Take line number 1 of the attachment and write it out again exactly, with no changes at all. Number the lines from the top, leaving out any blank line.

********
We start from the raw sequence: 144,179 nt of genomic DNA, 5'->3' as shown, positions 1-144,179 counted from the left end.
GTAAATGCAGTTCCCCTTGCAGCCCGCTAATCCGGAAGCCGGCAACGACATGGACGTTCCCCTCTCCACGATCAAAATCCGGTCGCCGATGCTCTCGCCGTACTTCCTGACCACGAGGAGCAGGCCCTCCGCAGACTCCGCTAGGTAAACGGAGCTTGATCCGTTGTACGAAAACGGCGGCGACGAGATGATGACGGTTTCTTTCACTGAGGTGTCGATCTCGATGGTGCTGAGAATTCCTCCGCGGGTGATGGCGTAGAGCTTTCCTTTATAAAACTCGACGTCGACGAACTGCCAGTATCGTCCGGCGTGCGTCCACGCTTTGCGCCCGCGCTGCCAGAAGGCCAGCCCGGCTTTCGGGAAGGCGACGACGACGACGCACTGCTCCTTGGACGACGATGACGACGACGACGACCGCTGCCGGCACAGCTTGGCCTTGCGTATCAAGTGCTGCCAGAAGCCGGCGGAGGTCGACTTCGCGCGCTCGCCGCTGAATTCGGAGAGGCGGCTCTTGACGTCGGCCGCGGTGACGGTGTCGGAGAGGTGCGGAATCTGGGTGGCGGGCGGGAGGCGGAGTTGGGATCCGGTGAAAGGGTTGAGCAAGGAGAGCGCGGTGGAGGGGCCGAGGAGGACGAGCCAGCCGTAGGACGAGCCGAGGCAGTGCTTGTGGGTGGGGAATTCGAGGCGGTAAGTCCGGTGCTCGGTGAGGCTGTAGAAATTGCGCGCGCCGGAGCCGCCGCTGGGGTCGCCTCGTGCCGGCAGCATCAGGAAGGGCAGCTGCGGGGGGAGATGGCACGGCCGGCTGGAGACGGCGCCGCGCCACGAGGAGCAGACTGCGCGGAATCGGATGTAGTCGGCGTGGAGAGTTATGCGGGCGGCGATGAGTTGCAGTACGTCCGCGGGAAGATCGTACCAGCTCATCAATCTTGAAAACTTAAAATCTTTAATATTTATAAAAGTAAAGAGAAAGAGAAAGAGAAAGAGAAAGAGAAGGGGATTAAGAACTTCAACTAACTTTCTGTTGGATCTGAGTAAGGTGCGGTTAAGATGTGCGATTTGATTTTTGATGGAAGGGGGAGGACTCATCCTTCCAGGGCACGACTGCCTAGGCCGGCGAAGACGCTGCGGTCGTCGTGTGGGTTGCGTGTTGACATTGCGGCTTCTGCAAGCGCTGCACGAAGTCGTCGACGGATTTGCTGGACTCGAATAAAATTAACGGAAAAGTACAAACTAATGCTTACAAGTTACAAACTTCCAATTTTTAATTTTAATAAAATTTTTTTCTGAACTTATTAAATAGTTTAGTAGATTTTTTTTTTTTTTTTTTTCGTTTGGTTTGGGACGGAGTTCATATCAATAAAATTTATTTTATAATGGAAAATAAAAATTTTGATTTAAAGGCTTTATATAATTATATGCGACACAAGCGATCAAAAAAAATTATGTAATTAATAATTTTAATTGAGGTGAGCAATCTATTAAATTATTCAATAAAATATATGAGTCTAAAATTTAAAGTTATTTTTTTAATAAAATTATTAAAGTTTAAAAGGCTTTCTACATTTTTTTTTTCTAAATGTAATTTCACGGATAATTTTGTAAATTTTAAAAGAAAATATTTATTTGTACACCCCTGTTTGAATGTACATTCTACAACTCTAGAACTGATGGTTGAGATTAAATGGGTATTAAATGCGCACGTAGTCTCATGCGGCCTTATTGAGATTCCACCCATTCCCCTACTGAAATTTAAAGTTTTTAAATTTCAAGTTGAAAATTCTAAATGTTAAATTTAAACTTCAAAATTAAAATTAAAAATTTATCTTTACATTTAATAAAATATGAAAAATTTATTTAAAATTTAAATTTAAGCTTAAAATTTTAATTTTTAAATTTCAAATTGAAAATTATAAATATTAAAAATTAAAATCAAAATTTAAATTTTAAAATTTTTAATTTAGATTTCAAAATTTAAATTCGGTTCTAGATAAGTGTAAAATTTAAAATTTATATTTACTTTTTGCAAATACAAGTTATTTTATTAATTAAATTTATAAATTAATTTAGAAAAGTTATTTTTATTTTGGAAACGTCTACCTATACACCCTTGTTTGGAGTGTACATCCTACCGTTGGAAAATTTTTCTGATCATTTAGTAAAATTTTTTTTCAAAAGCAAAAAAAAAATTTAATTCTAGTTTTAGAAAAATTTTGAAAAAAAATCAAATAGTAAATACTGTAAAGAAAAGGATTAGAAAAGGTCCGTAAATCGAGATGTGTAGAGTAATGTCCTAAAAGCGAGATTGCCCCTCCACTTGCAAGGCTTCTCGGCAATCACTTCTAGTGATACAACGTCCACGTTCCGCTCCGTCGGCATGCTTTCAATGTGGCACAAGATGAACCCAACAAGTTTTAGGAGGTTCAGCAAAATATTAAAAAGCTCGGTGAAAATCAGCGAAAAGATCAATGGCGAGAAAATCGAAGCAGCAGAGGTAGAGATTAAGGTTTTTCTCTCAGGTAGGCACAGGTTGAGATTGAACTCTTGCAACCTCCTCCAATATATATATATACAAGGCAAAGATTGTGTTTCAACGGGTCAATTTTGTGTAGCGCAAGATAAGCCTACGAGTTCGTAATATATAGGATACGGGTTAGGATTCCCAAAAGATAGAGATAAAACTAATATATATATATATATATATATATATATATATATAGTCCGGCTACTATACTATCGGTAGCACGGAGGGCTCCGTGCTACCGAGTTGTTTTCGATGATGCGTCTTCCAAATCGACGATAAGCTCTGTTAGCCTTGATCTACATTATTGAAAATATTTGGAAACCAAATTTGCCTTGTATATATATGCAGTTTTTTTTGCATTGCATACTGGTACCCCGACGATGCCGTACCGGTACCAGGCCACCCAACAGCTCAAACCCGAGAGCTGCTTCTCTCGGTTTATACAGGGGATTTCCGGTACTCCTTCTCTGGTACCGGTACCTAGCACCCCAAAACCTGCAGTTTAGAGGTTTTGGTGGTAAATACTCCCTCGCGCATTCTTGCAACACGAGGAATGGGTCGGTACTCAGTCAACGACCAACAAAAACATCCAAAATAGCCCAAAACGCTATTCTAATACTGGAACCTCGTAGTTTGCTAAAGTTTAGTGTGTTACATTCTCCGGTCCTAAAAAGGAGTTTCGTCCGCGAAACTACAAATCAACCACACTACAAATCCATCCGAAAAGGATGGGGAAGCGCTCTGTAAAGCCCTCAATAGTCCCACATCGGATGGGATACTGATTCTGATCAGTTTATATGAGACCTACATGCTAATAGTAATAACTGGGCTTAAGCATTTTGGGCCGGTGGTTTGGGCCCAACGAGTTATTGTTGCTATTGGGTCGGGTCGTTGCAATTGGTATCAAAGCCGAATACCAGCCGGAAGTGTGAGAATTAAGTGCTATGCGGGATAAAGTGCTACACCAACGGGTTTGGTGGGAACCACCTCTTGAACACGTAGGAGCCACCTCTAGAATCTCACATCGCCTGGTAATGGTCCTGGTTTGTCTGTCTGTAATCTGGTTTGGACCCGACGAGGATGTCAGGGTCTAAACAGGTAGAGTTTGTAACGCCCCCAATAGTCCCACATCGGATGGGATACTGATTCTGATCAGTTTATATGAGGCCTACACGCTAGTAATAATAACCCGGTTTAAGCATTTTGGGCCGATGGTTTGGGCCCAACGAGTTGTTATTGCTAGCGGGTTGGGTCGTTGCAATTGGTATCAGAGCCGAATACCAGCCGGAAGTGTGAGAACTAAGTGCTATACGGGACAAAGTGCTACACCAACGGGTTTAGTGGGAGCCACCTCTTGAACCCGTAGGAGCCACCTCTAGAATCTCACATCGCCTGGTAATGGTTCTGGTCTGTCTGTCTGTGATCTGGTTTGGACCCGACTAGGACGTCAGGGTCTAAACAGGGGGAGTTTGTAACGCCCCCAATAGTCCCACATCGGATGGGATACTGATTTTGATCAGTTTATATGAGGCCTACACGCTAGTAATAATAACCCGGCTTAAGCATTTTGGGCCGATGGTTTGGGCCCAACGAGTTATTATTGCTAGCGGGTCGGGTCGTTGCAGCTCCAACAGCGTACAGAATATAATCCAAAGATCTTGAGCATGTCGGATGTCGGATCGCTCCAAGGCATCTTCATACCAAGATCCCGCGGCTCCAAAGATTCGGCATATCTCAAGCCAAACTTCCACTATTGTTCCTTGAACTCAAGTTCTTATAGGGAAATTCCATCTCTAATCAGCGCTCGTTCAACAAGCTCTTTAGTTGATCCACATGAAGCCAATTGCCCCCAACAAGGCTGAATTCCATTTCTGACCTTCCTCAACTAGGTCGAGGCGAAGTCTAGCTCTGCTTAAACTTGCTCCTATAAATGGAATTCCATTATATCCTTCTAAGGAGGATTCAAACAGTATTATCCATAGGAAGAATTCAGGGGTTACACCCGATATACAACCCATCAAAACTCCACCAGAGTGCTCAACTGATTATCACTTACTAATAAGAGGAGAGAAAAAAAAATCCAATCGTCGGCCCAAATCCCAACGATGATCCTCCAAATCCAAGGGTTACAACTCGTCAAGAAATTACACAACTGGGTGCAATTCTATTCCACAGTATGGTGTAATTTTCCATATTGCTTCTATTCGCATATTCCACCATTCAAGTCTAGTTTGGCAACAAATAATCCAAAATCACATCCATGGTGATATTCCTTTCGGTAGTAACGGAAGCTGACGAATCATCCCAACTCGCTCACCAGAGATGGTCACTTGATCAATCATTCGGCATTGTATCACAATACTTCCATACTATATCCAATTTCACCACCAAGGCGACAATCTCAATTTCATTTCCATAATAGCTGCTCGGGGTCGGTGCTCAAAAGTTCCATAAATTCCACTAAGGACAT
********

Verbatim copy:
We start from the raw sequence: 144,179 nt of genomic DNA, 5'->3' as shown, positions 1-144,179 counted from the left end.